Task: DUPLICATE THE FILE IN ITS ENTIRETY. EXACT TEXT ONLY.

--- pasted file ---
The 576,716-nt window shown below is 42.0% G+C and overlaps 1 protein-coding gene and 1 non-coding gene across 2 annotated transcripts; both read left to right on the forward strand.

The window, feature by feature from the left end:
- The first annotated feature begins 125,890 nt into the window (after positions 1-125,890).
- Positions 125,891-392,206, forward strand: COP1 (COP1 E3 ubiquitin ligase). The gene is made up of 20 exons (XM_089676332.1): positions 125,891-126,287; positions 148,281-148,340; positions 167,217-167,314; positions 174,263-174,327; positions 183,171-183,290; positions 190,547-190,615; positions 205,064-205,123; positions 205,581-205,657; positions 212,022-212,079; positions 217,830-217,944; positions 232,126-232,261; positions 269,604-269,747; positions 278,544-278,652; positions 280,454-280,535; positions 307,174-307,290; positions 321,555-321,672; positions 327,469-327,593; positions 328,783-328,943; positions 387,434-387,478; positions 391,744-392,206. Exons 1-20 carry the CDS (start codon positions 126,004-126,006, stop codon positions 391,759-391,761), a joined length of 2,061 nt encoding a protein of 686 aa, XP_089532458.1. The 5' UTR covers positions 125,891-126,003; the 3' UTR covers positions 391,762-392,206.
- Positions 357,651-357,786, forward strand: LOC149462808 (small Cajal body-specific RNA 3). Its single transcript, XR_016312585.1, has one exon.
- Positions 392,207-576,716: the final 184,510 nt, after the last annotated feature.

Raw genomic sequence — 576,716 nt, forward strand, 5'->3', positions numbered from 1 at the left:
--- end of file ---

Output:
The 576,716-nt window shown below is 42.0% G+C and overlaps 1 protein-coding gene and 1 non-coding gene across 2 annotated transcripts; both read left to right on the forward strand.

The window, feature by feature from the left end:
- The first annotated feature begins 125,890 nt into the window (after positions 1-125,890).
- Positions 125,891-392,206, forward strand: COP1 (COP1 E3 ubiquitin ligase). The gene is made up of 20 exons (XM_089676332.1): positions 125,891-126,287; positions 148,281-148,340; positions 167,217-167,314; positions 174,263-174,327; positions 183,171-183,290; positions 190,547-190,615; positions 205,064-205,123; positions 205,581-205,657; positions 212,022-212,079; positions 217,830-217,944; positions 232,126-232,261; positions 269,604-269,747; positions 278,544-278,652; positions 280,454-280,535; positions 307,174-307,290; positions 321,555-321,672; positions 327,469-327,593; positions 328,783-328,943; positions 387,434-387,478; positions 391,744-392,206. Exons 1-20 carry the CDS (start codon positions 126,004-126,006, stop codon positions 391,759-391,761), a joined length of 2,061 nt encoding a protein of 686 aa, XP_089532458.1. The 5' UTR covers positions 125,891-126,003; the 3' UTR covers positions 391,762-392,206.
- Positions 357,651-357,786, forward strand: LOC149462808 (small Cajal body-specific RNA 3). Its single transcript, XR_016312585.1, has one exon.
- Positions 392,207-576,716: the final 184,510 nt, after the last annotated feature.

Raw genomic sequence — 576,716 nt, forward strand, 5'->3', positions numbered from 1 at the left: